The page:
Alison Marks, Bearemoji
Alison Marks challenges assumptions and expectations about Tlingit art. Her work tackles cultural appropriation with subversive humor and reimagines traditional Tlingit themes using contemporary materials.
The works in Decaf/Regular span a variety of media, including painting, carving, digital collage and regalia. Marks blends formline – the two dimensional design style used by the peoples of the Northwest Coast – with nontraditional materials and techniques, including commercial and digital imagery, as a means to engage with a constantly evolving cultural landscape.
Several works in the exhibition play on the influence of social media. Her Emoji series blends formline design with emojis in a commentary on how images of Tlingit self-representation, once an ancient labor-intensive visual language, have become procurable symbols chosen with the tap of a finger.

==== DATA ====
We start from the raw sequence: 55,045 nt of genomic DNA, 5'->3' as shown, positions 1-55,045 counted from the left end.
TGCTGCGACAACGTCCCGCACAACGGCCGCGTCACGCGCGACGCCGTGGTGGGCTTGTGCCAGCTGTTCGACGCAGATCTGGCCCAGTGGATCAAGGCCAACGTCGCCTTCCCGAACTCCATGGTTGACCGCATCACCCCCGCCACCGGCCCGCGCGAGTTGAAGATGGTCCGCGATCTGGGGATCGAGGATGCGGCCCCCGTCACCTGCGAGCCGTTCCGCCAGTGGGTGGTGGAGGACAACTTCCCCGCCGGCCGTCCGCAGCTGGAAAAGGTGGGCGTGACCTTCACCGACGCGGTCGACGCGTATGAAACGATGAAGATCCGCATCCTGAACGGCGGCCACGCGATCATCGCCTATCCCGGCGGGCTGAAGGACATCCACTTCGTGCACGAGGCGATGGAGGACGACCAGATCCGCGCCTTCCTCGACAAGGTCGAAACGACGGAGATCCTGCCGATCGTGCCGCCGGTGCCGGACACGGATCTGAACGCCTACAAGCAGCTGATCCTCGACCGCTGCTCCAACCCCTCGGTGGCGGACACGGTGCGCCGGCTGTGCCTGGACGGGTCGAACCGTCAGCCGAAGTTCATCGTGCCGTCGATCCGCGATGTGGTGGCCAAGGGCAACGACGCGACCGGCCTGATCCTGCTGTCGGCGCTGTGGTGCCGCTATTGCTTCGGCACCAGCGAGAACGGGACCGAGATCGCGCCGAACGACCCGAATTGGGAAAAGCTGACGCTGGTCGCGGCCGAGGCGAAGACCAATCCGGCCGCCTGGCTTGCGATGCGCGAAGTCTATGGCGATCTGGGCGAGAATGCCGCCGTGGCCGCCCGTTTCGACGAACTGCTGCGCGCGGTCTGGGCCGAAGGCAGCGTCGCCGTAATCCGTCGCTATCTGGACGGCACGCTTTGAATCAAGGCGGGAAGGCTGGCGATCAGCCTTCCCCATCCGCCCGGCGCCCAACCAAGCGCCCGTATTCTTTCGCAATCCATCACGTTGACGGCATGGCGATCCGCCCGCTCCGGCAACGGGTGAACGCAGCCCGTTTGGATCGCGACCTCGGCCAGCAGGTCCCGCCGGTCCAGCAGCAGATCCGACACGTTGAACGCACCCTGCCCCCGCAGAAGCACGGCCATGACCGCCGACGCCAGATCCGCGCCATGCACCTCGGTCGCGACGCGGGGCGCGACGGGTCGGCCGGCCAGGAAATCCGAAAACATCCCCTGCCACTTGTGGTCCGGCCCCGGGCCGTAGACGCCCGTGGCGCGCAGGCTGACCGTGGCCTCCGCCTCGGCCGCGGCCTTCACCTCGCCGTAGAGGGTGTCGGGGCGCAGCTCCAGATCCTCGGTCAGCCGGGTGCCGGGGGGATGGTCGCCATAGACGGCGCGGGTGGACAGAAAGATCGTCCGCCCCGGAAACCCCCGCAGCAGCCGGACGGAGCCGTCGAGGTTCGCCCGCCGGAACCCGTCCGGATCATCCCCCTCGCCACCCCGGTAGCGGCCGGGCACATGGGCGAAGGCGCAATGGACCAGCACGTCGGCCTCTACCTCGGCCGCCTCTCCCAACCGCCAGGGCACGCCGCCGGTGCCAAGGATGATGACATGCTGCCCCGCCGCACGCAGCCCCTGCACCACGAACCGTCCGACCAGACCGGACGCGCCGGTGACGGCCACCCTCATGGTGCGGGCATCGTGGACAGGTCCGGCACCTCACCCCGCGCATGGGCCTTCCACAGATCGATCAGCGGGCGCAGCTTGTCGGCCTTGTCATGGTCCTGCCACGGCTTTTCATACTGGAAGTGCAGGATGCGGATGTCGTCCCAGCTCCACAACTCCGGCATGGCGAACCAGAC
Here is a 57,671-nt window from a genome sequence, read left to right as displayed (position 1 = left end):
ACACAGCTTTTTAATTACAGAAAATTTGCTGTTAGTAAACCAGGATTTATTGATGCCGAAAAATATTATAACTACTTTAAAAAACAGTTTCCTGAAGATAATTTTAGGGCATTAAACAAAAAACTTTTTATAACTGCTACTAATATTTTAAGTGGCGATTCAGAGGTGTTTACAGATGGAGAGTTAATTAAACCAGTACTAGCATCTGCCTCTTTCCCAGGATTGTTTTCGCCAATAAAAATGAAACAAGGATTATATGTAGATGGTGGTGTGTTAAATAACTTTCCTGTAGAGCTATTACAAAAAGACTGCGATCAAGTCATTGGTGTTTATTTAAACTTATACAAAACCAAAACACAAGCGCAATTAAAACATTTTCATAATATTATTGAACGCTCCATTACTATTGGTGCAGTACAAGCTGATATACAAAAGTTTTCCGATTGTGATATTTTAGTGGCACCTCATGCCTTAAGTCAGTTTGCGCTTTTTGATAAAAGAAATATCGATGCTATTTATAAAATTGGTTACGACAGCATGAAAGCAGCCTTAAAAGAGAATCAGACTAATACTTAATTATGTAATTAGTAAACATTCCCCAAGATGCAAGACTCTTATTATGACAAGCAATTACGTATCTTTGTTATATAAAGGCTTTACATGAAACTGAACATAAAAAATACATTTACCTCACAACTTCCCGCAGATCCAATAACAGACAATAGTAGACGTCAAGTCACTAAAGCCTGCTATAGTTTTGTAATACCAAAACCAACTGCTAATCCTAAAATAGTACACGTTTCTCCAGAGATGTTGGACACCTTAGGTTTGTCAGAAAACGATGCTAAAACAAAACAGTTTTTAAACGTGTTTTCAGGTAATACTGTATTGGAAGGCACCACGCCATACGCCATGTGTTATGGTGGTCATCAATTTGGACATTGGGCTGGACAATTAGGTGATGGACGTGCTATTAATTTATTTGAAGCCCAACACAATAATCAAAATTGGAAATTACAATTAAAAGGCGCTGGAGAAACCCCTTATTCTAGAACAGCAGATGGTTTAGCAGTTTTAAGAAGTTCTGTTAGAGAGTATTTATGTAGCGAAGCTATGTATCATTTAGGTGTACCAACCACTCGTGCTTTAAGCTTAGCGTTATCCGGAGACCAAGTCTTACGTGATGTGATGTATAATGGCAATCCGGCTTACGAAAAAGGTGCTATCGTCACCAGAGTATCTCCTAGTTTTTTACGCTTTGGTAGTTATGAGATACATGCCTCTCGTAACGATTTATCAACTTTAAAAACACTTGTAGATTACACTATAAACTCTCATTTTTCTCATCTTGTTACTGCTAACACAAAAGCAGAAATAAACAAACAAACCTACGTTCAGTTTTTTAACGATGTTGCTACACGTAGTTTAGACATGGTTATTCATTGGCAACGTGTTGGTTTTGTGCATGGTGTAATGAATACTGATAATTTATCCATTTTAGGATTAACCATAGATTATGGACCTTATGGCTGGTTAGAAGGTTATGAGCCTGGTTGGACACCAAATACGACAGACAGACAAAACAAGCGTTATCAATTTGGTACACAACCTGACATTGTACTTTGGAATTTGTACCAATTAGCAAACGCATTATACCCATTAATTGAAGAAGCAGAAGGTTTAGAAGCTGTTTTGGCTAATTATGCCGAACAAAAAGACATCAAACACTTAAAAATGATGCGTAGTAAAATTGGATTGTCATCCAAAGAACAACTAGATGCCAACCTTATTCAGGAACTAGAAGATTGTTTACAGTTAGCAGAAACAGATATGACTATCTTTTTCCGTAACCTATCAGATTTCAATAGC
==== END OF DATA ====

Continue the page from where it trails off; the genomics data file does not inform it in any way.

One of Marks’ intentions is to subtly subvert the narratives of a patriarchal Western tradition, which often exoticizes Native identity and women. Through her work she seeks to reflect on the contemporary Tlingit experience and how indigenous identity is shaped by, and expressed through, Western culture.
About the Artist
Alison Marks was born and raised in Southeast Alaska. Marks is the first Tlingit woman to carve and raise a totem pole. In addition to her contemporary art practice, she is committed to the revitalization of the Tlingit language and crating works for traditional and ceremonial use. She studied under master artists David R. Boxley and David A. Boxley in Kingston, Washington. Her work is included in the permanent collections of the Burke Museum, Portland Art Museum, the Frye Art Museum, Château Musée Boulonge-sur-Mer and the British Museum in London.
This exhibition is presented as part of the Patricia B. Wolf Solo Exhibition Series with support from the Alaska State Council on the Arts, the National Endowment for the Arts, and the Anchorage Museum Foundation Alaska Airlines Silver Anniversary Fund.